Wednesday, April 18, 2012

The Handmaid's Tale

     In “The Handmaid’s Tale” by Margaret Atwood, Offred’s past life is unveiled throughout the novel. Atwood uses Offred’s memories to contrast the once-free America with the now dystopian theocracy it has become. While there is much to fear for the female inhabitants of the new “Republic of Gilead,” the females reading “Handmaid’s Tale” have even more to fear. Striking parallels are made between Offred’s memories of her former life and the lives of women living in America today. This use of parallelism leads us to wonder: could our country really become like this in the future? Offred’s recollections of her best friend Moira and World War II documentaries are used to imply what could happen to people if freedom and humanity are stripped away.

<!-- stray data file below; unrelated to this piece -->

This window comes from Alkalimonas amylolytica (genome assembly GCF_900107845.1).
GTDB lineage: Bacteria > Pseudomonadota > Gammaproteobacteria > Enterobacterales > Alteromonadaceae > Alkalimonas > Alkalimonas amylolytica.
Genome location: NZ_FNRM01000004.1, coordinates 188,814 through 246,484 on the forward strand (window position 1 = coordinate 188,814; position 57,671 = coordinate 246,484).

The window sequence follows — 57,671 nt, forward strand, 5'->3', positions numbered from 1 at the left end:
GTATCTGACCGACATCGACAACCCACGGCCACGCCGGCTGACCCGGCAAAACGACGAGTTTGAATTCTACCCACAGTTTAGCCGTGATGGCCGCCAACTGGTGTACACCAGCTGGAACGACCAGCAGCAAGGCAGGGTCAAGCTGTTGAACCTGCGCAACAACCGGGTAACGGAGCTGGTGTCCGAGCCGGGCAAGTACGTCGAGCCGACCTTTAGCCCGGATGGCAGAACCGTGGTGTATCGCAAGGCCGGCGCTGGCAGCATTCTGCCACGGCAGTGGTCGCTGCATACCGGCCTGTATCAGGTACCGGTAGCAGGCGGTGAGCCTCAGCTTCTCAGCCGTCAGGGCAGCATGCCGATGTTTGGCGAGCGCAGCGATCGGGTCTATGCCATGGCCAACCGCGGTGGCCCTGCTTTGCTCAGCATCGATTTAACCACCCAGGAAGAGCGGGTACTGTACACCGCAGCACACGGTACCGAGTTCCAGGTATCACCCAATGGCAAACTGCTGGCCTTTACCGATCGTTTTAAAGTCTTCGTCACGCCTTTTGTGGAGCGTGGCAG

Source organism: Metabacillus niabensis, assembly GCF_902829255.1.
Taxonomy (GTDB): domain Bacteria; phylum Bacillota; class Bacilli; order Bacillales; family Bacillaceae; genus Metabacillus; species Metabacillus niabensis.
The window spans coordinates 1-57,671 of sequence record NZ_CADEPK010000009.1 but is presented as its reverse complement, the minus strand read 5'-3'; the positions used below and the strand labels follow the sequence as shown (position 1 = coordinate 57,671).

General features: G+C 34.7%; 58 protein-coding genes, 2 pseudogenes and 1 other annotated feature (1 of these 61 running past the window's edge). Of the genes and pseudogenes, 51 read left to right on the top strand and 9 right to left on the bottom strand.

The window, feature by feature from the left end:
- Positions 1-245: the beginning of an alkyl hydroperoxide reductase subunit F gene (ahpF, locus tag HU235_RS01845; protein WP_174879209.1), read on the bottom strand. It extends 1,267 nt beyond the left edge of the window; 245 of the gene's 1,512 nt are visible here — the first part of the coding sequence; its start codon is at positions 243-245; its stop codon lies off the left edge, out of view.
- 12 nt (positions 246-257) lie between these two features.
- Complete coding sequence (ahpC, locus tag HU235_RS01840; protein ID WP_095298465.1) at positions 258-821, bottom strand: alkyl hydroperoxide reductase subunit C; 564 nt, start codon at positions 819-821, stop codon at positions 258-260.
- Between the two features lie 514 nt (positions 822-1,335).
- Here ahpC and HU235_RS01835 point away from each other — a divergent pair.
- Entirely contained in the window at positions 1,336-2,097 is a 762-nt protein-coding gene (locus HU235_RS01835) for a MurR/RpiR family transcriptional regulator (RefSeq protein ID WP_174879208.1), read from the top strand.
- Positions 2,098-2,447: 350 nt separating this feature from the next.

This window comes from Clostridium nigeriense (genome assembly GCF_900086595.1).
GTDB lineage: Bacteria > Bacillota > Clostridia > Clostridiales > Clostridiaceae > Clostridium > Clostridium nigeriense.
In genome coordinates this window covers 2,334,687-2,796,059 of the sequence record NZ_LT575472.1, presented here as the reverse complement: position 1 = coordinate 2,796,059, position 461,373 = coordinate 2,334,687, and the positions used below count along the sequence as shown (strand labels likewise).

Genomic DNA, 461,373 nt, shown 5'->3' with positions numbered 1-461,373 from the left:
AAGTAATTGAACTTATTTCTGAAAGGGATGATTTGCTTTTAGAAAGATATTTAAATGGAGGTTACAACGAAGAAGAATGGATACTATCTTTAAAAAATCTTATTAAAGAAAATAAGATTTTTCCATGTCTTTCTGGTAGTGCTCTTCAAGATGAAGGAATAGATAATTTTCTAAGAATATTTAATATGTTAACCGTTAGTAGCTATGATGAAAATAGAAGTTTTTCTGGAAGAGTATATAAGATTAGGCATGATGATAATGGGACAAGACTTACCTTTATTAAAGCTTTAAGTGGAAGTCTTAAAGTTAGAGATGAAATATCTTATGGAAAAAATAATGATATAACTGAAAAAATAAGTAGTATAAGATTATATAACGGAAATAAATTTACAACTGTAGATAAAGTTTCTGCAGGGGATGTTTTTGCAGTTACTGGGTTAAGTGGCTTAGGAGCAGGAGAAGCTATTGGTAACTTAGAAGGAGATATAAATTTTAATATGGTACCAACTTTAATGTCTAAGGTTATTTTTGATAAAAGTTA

When she is feeling especially unhappy about the way her life has changed, Offred remembers her rebellious friend Moira. Moira was an active feminist, and notably, lesbian. She typified everything that Gilead was trying to annihilate with her defiance of the norm. Whenever Offred felt opposed to something that was happening, she wished that she was as brave as her old friend. Yet, no matter how terrified she was by the public hangings, and the ever looming threat of Serena Joy and the women that kept her in line, she was still more terrified of the consequences that would befall her should she rebel. Despite the slogan “nolite de bastardes carborundorum,” (Atwood Ch 9) she could not find the courage to fight against her oppressors and continuously let the “bastards” grind her down. Towards the end of the novel, Offred discovers that Moira has become a prostitute for the commanders to maintain her life. Despite all of the sentimental memories of her friend’s nonconformity, Moira has also cracked under the pressure of the new regime. Atwood uses the broken spirit of a once strong woman to portray her themes: no matter how strong someone is, if there is no hope for free will, there is no hope for life. If fanatics are allowed to take over society, they will force their thoughts and ideas on everyone and freedom, happiness, and individuality will become obsolete and nonexistent.